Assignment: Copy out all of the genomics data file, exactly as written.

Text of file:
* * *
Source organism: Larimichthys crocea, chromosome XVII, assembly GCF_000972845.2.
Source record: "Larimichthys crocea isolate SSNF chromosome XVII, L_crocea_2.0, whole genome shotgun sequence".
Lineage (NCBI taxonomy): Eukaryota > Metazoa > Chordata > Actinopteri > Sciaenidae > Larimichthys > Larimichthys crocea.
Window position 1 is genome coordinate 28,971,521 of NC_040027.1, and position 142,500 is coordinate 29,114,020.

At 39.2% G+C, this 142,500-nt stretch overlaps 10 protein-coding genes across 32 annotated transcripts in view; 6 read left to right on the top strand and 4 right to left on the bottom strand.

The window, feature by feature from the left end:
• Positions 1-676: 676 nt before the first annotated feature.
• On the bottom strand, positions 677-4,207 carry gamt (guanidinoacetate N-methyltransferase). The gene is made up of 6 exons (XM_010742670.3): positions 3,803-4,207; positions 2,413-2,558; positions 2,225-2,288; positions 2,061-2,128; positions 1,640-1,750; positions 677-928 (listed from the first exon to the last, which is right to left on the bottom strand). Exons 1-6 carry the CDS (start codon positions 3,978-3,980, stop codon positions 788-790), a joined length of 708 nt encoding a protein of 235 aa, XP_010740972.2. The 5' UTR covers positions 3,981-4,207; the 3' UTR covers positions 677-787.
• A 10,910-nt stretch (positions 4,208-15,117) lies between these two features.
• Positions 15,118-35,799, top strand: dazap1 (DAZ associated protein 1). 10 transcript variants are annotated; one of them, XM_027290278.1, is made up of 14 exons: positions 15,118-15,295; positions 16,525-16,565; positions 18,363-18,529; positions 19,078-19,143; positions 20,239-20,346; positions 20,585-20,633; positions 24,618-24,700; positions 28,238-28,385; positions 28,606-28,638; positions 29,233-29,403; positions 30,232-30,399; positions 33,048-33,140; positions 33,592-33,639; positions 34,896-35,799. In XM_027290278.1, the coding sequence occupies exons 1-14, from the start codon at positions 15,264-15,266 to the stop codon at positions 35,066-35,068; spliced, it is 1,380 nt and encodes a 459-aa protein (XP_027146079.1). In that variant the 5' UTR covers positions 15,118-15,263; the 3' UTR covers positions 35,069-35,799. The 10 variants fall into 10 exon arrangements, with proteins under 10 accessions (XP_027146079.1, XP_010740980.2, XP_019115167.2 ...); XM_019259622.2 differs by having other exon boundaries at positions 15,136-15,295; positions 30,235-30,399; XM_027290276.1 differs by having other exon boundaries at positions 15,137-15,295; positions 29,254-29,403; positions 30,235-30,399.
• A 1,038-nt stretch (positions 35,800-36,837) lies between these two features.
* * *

Source organism: Larimichthys crocea, chromosome XVII, assembly GCF_000972845.2.
Source record: "Larimichthys crocea isolate SSNF chromosome XVII, L_crocea_2.0, whole genome shotgun sequence".
Lineage (NCBI taxonomy): Eukaryota > Metazoa > Chordata > Actinopteri > Sciaenidae > Larimichthys > Larimichthys crocea.
Window position 1 is genome coordinate 28,971,521 of NC_040027.1, and position 142,500 is coordinate 29,114,020.

At 39.2% G+C, this 142,500-nt stretch overlaps 10 protein-coding genes across 32 annotated transcripts in view; 6 read left to right on the top strand and 4 right to left on the bottom strand.

The window, feature by feature from the left end:
• Positions 1-676: 676 nt before the first annotated feature.
• On the bottom strand, positions 677-4,207 carry gamt (guanidinoacetate N-methyltransferase). The gene is made up of 6 exons (XM_010742670.3): positions 3,803-4,207; positions 2,413-2,558; positions 2,225-2,288; positions 2,061-2,128; positions 1,640-1,750; positions 677-928 (listed from the first exon to the last, which is right to left on the bottom strand). Exons 1-6 carry the CDS (start codon positions 3,978-3,980, stop codon positions 788-790), a joined length of 708 nt encoding a protein of 235 aa, XP_010740972.2. The 5' UTR covers positions 3,981-4,207; the 3' UTR covers positions 677-787.
• A 10,910-nt stretch (positions 4,208-15,117) lies between these two features.
• Positions 15,118-35,799, top strand: dazap1 (DAZ associated protein 1). 10 transcript variants are annotated; one of them, XM_027290278.1, is made up of 14 exons: positions 15,118-15,295; positions 16,525-16,565; positions 18,363-18,529; positions 19,078-19,143; positions 20,239-20,346; positions 20,585-20,633; positions 24,618-24,700; positions 28,238-28,385; positions 28,606-28,638; positions 29,233-29,403; positions 30,232-30,399; positions 33,048-33,140; positions 33,592-33,639; positions 34,896-35,799. In XM_027290278.1, the coding sequence occupies exons 1-14, from the start codon at positions 15,264-15,266 to the stop codon at positions 35,066-35,068; spliced, it is 1,380 nt and encodes a 459-aa protein (XP_027146079.1). In that variant the 5' UTR covers positions 15,118-15,263; the 3' UTR covers positions 35,069-35,799. The 10 variants fall into 10 exon arrangements, with proteins under 10 accessions (XP_027146079.1, XP_010740980.2, XP_019115167.2 ...); XM_019259622.2 differs by having other exon boundaries at positions 15,136-15,295; positions 30,235-30,399; XM_027290276.1 differs by having other exon boundaries at positions 15,137-15,295; positions 29,254-29,403; positions 30,235-30,399.
• A 1,038-nt stretch (positions 35,800-36,837) lies between these two features.